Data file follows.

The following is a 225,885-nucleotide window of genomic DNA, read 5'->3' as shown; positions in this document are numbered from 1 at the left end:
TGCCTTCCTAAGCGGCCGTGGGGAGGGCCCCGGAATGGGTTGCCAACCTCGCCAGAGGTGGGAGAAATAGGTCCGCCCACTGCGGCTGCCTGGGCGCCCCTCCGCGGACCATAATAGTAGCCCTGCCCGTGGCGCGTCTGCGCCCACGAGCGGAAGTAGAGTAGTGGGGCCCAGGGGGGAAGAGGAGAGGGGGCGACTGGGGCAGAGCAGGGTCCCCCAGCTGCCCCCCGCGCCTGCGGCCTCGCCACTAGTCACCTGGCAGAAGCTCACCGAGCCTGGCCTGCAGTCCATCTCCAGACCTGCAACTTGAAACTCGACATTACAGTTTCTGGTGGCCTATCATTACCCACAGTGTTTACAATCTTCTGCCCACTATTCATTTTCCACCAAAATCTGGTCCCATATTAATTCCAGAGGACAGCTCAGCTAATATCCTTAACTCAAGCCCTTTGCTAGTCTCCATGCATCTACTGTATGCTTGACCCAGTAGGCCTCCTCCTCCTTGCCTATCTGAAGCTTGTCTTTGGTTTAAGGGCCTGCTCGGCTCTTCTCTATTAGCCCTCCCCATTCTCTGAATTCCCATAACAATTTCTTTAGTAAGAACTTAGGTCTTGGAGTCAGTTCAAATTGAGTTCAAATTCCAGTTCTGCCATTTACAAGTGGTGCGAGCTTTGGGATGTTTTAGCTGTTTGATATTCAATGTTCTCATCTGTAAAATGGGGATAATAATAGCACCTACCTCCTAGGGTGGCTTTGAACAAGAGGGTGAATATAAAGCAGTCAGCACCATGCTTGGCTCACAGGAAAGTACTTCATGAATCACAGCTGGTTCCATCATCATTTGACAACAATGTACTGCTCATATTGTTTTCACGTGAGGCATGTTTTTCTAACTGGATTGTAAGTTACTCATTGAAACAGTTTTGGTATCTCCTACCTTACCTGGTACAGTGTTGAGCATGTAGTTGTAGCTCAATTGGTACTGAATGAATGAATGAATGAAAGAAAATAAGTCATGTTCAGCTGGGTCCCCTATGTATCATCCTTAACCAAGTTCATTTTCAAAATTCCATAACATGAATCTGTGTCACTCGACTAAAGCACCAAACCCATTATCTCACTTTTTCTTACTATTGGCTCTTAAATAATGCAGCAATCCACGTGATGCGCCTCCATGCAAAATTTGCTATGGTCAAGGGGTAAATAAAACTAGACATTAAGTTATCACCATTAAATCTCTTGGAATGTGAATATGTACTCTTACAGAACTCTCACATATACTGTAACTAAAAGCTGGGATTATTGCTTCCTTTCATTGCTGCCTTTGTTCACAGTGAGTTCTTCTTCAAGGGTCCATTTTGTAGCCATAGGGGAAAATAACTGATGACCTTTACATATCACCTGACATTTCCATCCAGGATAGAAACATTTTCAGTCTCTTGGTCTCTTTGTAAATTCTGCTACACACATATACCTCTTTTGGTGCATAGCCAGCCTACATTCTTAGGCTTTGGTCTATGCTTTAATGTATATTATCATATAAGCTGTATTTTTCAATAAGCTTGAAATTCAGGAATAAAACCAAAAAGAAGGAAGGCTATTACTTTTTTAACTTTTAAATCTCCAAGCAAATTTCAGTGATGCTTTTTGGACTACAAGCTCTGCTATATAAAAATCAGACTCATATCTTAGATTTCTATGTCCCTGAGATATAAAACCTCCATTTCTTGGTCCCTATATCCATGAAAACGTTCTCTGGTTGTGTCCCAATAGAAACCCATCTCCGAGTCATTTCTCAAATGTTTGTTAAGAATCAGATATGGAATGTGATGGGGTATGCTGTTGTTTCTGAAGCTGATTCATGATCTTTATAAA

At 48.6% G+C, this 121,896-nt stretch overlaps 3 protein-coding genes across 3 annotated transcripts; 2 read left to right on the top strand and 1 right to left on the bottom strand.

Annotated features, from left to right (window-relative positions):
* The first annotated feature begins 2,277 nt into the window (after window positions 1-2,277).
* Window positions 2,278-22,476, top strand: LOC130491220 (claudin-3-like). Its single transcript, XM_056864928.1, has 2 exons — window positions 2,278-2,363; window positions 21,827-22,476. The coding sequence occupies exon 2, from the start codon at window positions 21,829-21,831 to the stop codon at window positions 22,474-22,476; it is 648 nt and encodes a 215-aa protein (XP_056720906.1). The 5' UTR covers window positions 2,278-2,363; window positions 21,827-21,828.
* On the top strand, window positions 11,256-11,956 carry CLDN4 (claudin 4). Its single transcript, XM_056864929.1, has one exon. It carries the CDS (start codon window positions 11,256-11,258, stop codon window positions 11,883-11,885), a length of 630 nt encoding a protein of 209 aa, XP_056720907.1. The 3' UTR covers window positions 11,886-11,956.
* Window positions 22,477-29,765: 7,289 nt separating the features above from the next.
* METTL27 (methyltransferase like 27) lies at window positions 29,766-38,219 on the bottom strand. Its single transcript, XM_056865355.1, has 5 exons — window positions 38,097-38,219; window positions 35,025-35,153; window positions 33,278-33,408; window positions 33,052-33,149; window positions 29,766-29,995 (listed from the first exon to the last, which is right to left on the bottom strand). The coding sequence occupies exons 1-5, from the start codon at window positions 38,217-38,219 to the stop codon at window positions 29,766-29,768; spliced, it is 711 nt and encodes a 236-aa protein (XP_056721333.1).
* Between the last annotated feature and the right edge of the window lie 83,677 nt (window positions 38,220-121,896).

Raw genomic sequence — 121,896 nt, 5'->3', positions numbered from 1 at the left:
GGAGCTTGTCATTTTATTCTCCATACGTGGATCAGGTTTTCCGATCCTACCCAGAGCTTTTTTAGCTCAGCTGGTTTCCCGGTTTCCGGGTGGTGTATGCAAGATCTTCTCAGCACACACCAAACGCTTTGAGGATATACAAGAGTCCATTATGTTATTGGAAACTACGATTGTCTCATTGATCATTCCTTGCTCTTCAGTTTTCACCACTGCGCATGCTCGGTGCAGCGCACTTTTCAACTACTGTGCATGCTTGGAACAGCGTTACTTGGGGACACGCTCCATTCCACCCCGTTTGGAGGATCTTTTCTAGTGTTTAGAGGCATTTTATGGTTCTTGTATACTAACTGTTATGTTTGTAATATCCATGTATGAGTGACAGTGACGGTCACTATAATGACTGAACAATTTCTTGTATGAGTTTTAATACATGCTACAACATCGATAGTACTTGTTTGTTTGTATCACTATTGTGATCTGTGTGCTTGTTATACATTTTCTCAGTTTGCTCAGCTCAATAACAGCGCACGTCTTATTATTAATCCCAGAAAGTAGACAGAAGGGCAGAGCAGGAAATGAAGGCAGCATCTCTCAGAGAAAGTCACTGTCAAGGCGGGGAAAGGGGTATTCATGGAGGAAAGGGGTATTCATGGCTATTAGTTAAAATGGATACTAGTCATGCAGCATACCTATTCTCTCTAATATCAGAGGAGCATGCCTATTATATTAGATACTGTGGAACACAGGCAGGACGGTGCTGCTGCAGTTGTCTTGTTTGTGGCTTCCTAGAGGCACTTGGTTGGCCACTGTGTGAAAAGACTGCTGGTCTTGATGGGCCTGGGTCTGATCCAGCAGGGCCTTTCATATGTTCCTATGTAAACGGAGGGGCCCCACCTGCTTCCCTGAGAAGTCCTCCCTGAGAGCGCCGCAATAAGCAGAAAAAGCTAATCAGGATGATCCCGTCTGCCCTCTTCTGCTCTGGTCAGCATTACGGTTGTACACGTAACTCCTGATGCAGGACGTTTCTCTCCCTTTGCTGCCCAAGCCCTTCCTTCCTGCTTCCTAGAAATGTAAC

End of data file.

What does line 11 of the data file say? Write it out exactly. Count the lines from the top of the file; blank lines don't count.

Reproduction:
Raw genomic sequence — 121,896 nt, 5'->3', positions numbered from 1 at the left: